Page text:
Which of the following sources of advice do you turn to in order to assist you with your property investments?


The residential property market is a jungle populated by some rather wild animals: The developers, the agents, the owners.

Other interviewees suggest that investors may be being less than rational in their buying decisions. “I think property as an asset class is where the worst elements of behavioural finance rear their head,” says Mr Demeroutis. “Vanity is a huge factor in the purchase of residential property, although buyers are reluctant to admit this. There are clearly so many other reasons that people buy property besides as an investment, although they may say that it is an investment.”
Many investors will not take any advice at all when buying property, preferring to go with their own opinion and instinct. This is something that constantly surprises Mr Gething. “Not many people would spend £1m on buying a painting without taking any advice, but I have seen people spending £5m on a property without getting any advice,” says Mr Gething. “The residential property market is a jungle populated by some rather wild animals: the developers, the agents, the owners. Some are very good and highly professional. But many are not. It’s completely unregulated – it really is a case of buyer beware.”

Laurent Nouvion, head of the Rey/Nouvion family office in Monaco, highlights the importance of getting appropriate advice – and taking the views of some in the market with a pinch of salt. “You often find when your property is being sold that the agent tells you that the property is a mediocre one, but if you are on the buying side, it’s suddenly the world’s best,” he says.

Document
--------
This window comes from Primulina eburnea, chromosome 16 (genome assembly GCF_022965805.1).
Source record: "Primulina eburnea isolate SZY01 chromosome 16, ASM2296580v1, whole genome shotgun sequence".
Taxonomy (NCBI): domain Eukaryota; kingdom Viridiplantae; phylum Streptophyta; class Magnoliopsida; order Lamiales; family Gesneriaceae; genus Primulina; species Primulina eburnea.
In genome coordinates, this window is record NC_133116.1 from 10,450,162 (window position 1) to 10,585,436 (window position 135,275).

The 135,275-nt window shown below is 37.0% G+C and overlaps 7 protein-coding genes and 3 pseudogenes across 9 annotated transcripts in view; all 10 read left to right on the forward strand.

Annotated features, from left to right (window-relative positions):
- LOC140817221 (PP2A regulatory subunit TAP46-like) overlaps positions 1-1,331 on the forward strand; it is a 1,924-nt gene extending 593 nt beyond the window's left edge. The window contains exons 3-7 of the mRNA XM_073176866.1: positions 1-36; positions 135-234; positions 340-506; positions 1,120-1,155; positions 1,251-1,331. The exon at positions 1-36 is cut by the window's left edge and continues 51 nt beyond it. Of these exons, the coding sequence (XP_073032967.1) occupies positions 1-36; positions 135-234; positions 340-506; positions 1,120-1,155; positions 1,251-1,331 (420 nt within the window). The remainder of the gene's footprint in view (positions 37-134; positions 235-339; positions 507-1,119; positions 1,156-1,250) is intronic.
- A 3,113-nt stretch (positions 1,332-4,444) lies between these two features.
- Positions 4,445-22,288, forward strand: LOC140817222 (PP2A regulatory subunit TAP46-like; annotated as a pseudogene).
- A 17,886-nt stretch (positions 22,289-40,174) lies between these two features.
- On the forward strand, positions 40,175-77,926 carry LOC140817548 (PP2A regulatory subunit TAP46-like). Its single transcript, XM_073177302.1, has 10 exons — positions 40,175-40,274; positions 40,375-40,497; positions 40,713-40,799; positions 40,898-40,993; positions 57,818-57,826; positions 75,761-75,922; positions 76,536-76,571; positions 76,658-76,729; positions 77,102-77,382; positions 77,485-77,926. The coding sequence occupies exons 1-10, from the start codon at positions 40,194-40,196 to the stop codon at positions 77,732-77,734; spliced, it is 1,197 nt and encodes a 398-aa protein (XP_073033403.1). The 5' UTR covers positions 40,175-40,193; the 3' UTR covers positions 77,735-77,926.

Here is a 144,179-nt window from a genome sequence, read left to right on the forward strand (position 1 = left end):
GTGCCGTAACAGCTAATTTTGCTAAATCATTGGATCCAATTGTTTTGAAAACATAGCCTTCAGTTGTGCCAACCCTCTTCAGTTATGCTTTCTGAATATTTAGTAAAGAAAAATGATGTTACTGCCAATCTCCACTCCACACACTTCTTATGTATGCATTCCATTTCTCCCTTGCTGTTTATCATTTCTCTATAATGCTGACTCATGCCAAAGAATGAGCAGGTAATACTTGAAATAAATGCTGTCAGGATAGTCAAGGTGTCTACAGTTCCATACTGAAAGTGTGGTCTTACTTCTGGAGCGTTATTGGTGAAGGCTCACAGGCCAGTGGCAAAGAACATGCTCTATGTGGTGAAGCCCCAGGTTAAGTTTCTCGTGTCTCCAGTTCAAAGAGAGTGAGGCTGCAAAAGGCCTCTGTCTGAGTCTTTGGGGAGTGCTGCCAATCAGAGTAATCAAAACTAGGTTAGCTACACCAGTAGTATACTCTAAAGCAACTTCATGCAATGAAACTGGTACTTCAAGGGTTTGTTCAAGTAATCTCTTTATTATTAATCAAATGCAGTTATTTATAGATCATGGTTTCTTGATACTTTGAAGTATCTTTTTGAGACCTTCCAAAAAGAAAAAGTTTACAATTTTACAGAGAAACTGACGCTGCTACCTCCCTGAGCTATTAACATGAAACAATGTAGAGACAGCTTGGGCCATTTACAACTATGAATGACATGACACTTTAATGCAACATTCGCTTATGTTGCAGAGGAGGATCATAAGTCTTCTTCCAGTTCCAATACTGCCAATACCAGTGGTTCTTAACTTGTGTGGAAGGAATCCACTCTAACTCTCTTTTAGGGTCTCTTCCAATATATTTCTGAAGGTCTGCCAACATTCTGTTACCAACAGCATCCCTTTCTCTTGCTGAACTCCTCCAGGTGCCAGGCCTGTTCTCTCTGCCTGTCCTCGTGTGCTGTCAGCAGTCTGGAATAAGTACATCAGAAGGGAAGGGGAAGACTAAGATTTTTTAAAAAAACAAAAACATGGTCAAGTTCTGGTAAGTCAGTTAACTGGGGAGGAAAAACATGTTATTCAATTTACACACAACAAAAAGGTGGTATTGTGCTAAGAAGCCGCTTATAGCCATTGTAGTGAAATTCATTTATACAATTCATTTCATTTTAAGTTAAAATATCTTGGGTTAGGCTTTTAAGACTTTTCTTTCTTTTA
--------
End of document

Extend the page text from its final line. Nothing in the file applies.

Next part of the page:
There are interesting differences between men and women when it comes to residential property investments. Women are much more likely to rely on friends and family as a source of advice than men – indeed, it is their most widely consulted source of information. They are also more likely than men to say that they find investing in property more enjoyable than other asset classes, and are less likely to invest indirectly, through funds.

Knowing the risks

One of the lessons from the financial crisis is that, as an investment, property has certain limitations or disadvantages which many investors did not take into account, including the fact that its correlation with other asset classes may increase in times of stress. High net worth individuals should consider these carefully before making a commitment.

Which of the following factors do you consider to be the biggest disadvantages of holding residential property investments in your portfolio?


Cost of upkeep is cited as the biggest disadvantage of residential property. “There are all kinds of maintenance required when you come to residential property,” says Mr Gething. “You need to be willing to set aside up to 20 per cent of gross rents to cover this.”

Residential property’s relative lack of liquidity is also cited as a major disadvantage. During the boom years, this was a characteristic of property investment that many investors seemingly forgot. “I think many investors got used to the idea that you could have both high returns and high liquidity at the same time,” say Audrey Klein, Senior Managing Principalat Park Hill Estate, a subsidiary of Blackstone. “But that has always been anomalous. And what we saw was that a lot of the so-called liquidity that investors thought they were getting rapidly disappeared when there were problems.”